Why, despite importing all that high-end talent and then supplementing it with all those touted farm products, can’t Preller’s teams win? The answer lies in the actual on-field value of those moves, many of which have not lived up to expectations. Based on Wins Above Average, the impact of all of Preller’s personnel moves on team fortunes works out to -4.34 games per year*. A look at some of them makes the point.

  • The six-year extension Preller gave Myers three seasons ago has to date netted -0.5 games of value. It also reportedly has put Myers on the trade block where any team willing to pick up the $87.5 million he is still owed can have him.
  • In the two seasons since his signing, Hosmer has batted .259 and produced a -3.1 WAA.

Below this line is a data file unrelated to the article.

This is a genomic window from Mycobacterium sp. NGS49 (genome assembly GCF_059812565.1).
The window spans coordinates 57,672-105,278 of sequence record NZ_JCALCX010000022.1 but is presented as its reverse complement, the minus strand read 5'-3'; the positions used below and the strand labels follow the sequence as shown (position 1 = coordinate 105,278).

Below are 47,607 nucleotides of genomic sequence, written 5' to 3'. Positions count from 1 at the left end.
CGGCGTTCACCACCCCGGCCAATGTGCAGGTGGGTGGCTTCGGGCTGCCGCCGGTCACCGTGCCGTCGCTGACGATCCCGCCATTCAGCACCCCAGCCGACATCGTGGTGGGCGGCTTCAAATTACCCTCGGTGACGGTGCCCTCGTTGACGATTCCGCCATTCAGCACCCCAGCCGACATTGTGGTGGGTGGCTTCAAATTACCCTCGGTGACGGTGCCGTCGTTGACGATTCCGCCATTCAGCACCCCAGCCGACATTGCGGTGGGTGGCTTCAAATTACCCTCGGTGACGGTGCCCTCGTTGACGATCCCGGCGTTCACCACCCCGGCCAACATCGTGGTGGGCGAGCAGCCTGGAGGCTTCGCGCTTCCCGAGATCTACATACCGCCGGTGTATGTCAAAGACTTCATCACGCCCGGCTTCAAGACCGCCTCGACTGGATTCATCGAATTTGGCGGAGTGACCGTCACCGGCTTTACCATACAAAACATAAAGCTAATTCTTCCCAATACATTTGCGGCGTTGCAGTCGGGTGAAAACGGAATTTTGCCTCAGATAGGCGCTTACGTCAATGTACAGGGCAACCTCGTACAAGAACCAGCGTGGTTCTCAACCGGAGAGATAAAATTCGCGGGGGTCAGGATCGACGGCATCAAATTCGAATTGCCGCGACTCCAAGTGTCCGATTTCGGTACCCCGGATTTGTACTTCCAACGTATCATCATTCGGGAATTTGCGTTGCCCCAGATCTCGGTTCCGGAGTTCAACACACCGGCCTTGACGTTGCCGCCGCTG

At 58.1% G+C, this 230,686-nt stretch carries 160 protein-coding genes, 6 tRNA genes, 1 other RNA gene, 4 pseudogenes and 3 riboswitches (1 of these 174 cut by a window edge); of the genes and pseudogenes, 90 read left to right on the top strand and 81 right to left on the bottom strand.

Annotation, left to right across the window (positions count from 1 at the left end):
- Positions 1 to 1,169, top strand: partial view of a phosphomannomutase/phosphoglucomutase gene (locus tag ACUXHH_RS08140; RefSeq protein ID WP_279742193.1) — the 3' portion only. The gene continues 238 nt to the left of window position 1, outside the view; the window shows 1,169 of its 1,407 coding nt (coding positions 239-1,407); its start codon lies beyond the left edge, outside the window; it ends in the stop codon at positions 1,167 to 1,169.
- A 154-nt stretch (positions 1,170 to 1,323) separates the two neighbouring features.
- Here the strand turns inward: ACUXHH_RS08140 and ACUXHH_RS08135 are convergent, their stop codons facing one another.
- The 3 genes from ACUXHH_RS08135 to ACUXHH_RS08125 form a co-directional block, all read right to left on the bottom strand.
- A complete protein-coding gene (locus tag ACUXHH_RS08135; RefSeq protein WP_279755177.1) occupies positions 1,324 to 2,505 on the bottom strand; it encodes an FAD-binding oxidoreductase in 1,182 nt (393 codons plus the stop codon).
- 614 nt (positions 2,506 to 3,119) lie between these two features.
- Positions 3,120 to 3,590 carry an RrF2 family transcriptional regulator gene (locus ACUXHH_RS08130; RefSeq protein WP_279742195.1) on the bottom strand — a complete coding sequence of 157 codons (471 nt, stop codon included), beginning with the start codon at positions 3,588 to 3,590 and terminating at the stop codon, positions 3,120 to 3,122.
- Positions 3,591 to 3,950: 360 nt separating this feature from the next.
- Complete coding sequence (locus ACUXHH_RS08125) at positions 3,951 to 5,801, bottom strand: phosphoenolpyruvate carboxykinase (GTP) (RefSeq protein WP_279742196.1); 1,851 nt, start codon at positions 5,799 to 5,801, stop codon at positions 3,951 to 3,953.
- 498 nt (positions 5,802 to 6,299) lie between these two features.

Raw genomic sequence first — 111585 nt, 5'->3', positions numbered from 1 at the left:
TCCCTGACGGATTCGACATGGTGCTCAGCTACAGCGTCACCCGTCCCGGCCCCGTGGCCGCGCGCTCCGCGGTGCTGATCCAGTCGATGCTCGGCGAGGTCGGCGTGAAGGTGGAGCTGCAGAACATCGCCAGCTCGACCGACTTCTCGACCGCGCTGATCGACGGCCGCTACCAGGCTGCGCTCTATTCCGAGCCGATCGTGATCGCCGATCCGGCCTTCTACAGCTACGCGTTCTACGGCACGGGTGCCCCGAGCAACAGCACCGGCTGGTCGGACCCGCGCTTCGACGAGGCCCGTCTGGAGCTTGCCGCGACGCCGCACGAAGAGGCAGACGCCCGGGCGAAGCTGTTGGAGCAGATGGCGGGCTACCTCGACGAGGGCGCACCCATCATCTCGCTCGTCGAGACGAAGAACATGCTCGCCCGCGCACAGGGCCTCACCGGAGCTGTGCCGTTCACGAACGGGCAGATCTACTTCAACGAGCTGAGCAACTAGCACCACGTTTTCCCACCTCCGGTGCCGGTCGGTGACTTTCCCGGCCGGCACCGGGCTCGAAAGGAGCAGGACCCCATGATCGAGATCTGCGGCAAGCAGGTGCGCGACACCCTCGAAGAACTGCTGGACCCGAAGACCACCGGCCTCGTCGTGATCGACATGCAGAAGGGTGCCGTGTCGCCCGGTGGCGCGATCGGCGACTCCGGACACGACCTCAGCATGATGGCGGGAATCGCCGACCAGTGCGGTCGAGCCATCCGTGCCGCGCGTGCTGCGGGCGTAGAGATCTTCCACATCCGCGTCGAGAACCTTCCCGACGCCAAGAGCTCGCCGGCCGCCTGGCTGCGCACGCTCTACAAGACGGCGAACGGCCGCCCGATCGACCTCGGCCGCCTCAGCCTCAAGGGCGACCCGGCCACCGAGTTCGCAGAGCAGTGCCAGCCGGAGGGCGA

• Machado delivered a .256 average with 32 home runs and 85 RBIs in his first season, adding up to a +1.0 WAA, But that was at the first-year discounted cost to the Padres of just $12 million. Machado’s price goes up to $32 million in 2020 and stays there through 2028.
  • The widely discussed 2015 trade that brought in Kemp – in exchange, among others, for Yasmani Grandal — fell flat. Kemp’s two seasons yielded a WAA valued at -2.7 before Preller could ship him to Atlanta. Between 2016 and 2019, the Padres paid Kemp $10.5 million to win games for the Braves and Dodgers.

Going forward, the mission for Preller is to deliver on that Great Come and Get It…and the sooner the better. The only problem is that team in blue up the road, which despite all the high-priced talent imported to San Diego finished 36 games better than Preller’s San Diego Padres last season.

*This calculation is obtained by determining the net impact of all player transactions on team performance for the season(s) in question. Wins Above Average is a zero-based offshoot of Wins Above Replacement; thus, the final figure suggests the degree of positive or negative movement in the standings attributable to front office moves.